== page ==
Is that new job worth the commute?

When people search for jobs, unless they are happy to relocate, they tend to look for vacancies that they won't need to move house for. But what if something that looks great comes up and it's not quite close enough to get to without taking a sizeable journey at the beginning and end of the working day?

Commuting has a number of pros and cons, here we take a look at a handful in either camp.


You may get some of the best of both worlds

Commuting may mean you get a little of the best of both worlds – the dream job in another town and the benefits of living where you do now. That could mean sticking in a place where your partner works and your kids are enjoying school, for example, without forcing them to relocate

It might not be forever

If you don't want to do it for the rest of your life, commuting can be a short-term fix to getting to a job that's quite far away. Maybe later on you'll move, once you're sure the job is going well, for example, or when it becomes more convenient to relocate your family.

You get 'buffer time'

During your commute, it might feel like your working day has already started extra early, or is going on extra late, but this is partly a matter of psychology. Yes, sitting in the car or on the train is probably not your ideal way to spend an hour on a cold winter morning, but you might be able to do things you wouldn't otherwise do, like take in more reading or listen to a gripping audio book.


Longer working day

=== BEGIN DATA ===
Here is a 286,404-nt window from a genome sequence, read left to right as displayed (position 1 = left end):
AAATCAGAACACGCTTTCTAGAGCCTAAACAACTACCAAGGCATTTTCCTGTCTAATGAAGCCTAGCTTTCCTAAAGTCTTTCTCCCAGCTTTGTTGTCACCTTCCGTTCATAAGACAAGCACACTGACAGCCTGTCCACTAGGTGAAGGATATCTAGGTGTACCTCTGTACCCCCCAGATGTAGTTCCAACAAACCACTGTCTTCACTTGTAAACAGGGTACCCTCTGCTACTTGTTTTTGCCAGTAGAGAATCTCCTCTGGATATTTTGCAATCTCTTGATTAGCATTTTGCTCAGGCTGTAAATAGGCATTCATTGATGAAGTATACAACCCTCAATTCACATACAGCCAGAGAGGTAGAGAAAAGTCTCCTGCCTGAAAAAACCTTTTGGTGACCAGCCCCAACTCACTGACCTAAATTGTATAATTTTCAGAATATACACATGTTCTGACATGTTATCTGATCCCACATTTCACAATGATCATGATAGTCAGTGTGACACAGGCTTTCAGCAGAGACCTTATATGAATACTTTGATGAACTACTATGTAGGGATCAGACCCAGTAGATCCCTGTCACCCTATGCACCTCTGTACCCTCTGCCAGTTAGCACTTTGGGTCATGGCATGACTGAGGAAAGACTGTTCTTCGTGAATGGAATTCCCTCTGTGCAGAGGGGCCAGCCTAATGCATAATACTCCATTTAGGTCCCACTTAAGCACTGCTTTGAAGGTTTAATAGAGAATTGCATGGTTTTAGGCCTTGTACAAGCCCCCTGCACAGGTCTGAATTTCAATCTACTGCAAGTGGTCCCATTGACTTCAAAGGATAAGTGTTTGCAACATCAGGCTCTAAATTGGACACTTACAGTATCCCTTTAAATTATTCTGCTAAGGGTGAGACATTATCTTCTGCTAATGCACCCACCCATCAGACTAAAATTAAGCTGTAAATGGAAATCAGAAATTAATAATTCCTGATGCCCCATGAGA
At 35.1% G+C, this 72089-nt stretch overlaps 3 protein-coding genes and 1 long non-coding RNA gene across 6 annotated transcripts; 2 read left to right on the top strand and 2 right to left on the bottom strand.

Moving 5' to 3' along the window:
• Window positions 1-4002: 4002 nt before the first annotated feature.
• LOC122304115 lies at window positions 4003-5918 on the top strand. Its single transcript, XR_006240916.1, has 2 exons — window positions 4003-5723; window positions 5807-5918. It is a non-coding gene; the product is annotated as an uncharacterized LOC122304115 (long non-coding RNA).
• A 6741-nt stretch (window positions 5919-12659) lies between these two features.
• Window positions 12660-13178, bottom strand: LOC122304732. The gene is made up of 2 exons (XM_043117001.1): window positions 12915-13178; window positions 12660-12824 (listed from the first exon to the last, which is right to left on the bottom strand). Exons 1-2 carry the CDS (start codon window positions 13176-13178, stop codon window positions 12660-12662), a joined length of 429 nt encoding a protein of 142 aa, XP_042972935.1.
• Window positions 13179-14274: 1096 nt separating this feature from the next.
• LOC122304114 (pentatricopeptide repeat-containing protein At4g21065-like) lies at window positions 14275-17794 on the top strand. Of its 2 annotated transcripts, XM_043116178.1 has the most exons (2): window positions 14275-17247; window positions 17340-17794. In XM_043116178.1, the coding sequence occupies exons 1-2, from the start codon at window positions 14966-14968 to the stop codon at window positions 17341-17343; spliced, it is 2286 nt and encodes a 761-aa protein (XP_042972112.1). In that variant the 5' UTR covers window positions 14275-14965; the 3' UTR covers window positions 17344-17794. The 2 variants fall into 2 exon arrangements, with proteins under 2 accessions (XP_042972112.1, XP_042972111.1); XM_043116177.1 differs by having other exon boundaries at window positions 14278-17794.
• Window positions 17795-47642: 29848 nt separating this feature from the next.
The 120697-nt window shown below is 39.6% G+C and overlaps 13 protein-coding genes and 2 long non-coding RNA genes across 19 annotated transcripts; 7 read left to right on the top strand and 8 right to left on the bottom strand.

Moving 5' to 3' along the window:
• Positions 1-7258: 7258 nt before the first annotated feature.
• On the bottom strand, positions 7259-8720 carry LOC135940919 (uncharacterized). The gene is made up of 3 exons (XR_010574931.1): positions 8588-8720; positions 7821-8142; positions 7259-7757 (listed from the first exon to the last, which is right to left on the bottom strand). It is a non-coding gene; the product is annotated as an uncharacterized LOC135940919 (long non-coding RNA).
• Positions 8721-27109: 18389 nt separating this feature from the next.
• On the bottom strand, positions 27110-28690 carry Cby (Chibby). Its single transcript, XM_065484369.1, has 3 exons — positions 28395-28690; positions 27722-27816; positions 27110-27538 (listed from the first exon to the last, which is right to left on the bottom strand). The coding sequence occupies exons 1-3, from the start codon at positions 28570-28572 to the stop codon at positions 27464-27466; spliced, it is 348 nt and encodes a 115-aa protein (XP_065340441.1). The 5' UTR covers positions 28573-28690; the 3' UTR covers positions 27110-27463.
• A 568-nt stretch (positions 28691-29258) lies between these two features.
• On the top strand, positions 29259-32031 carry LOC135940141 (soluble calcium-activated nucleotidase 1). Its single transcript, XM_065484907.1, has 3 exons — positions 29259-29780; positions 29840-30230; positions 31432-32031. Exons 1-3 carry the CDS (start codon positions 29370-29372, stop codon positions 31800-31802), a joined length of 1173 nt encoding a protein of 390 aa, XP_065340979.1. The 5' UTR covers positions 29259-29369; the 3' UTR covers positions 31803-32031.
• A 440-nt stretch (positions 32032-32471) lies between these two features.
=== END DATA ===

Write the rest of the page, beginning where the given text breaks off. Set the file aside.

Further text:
It's true that it's easy to feel like the commute is all just part of your time at work, and that it therefore means a job you should have finished at 5pm, for example, actually stretches out for another hour before you're even back in the city you call home. This can limit your family-time.

Busy and stressful

Trains can be overcrowded in the morning and evening rush hours, as can roads. Why not test the route before you start commuting to get a sense of the rush? The business can add extra stress to your journey, which isn't fun.

More chance of being late

A long journey to work can increase your chance of being late (or, indeed, earlier than you'd like to be) for work. You may have to be under the control of train time tables, for example, and you may find you're often delayed either getting to or from work.


Cost is one of the biggest issues with commuting. Those petrol prices and train tickets can add up for even quite a short commute, and chances are your employer isn't going to be splashing out to help you with them. Then again, if the job is more lucrative than anything you're likely to get locally, maybe this is worth it? 

Find hospitality employment with Berkeley Scott, the specialist hotel, hospitality and catering recruitment agency.